Alibaba to trial blockchain technology in food supply chains
Alibaba Australia has announced it will work with PricewaterhouseCoopers to explore the use of blockchain technology in food supply chains, setting out its intentions in a memorandum of understanding today.
Blackmores and Australia Post are also involved in the pilot project, which aims to develop a framework to address food fraud risk and provide the basis for improvement in food trust practices and integrity.
The ultimate goal is to create a global supply chain model that can be applied across all of Alibaba’s e-commerce markets.
The project will enhance traceability models and introduce new technologies to mitigate the risk of counterfeit and fraudulent food products, including the development of a pilot solution model for vendors across the supply chain.
Originally developed to track the transfer of Bitcoin and other cryptocurrencies, blockchain technology is now finding wider application in many different industries.
Often referred to as the “internet of trust”, blockchain technology is designed authenticate, verify, permanently record and provide ongoing reporting in relation to the transfer of ownership and providence of goods.
Maggie Zhou, Alibaba’s managing director in ANZ, said the project puts Alibaba on the front lines of a serious global issue.
“Food fraud is a serious global issue that not only costs the food industry billions every year, but puts consumers’ health at risk.
“The signing of today’s agreement is the first step in creating a globally respected framework that protects the reputation of food merchants and gives consumers further confidence to purchase food online.
“Given Australia and New Zealand’s exemplary regulatory environments, along with being home to some of the world’s most successful food and beverage exporters, it was a natural decision to pilot the program here.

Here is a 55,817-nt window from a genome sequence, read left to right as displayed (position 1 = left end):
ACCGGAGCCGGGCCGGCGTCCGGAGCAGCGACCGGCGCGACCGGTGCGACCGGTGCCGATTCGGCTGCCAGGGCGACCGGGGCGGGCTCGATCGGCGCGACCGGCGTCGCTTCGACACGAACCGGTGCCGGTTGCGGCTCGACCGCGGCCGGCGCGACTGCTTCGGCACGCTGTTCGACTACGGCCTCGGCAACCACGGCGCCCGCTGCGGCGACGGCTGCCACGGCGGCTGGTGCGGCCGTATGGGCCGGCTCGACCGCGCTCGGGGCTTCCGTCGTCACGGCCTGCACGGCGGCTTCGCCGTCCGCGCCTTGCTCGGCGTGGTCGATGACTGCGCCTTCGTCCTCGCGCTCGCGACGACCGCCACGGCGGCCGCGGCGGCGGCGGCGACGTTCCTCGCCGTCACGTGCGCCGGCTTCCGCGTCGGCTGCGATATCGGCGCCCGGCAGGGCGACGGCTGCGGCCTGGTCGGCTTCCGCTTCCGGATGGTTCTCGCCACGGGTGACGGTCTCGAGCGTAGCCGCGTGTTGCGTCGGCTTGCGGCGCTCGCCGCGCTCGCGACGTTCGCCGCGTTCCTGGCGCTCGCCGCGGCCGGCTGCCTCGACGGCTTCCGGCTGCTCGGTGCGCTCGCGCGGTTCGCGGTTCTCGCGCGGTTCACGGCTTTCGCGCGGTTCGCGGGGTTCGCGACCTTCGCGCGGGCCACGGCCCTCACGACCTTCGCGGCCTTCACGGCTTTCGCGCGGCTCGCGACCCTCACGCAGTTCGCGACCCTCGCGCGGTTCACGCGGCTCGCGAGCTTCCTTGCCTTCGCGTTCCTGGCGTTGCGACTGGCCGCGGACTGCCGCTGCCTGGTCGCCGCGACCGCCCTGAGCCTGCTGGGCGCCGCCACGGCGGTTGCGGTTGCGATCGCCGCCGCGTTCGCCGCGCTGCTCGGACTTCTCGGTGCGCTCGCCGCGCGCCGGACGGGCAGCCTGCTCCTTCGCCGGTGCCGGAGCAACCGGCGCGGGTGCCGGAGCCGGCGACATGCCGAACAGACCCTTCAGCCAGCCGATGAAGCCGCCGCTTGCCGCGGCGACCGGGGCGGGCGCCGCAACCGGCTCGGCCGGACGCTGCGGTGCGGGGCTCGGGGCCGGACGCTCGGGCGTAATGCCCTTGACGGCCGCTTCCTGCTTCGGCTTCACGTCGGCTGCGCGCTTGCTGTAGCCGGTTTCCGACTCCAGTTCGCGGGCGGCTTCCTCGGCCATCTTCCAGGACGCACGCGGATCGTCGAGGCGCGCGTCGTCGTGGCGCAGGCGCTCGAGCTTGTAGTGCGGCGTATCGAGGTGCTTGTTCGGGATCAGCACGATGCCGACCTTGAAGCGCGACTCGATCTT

“We see the Australian and New Zealand markets setting the tone for the rest of the world when it comes to integrity, safety and quality of food supply chains,” she said.
Research conducted by Michigan State University shows fraud costs the global food industry an estimated US$40 billion each year.
Furthermore, PwC research shows 39 per cent of food companies say it is easy to fake their food products and 42 per cent believe there is no method for detecting fraud, beyond standard food checks.
“Trust is rapidly becoming the defining issue of our time. Building trust in our food supply chain is important at a time when public confidence in food producers, processes, vendors and even government regulators has been rocked by a number of scandals,” PwC Australia CEO Luke Sayers said.
“Global consumers expect instant gratification and when it comes to food, that means any time, any place. As a result, food supply chains have gone global which creates added complexity and opacity. We envisage our services will assist Alibaba to explore ways it can address this important issue.”
Blackmores and Australia Post will be involved in the project by providing information and in-market testing across their respective supply chains.
Bob Black, StarTrack’s CEO, said Australia Post and StarTrack play an important role facilitating and growing trade between Australian and Chinese businesses and consumers,
The signing of the agreement was witnessed at a ceremony at Parliament House by The Hon Steven Ciobo MP, Minister for Trade, Tourism and Investment, on the sidelines of Chinese Premier Li Keqiang’s visit to Australia.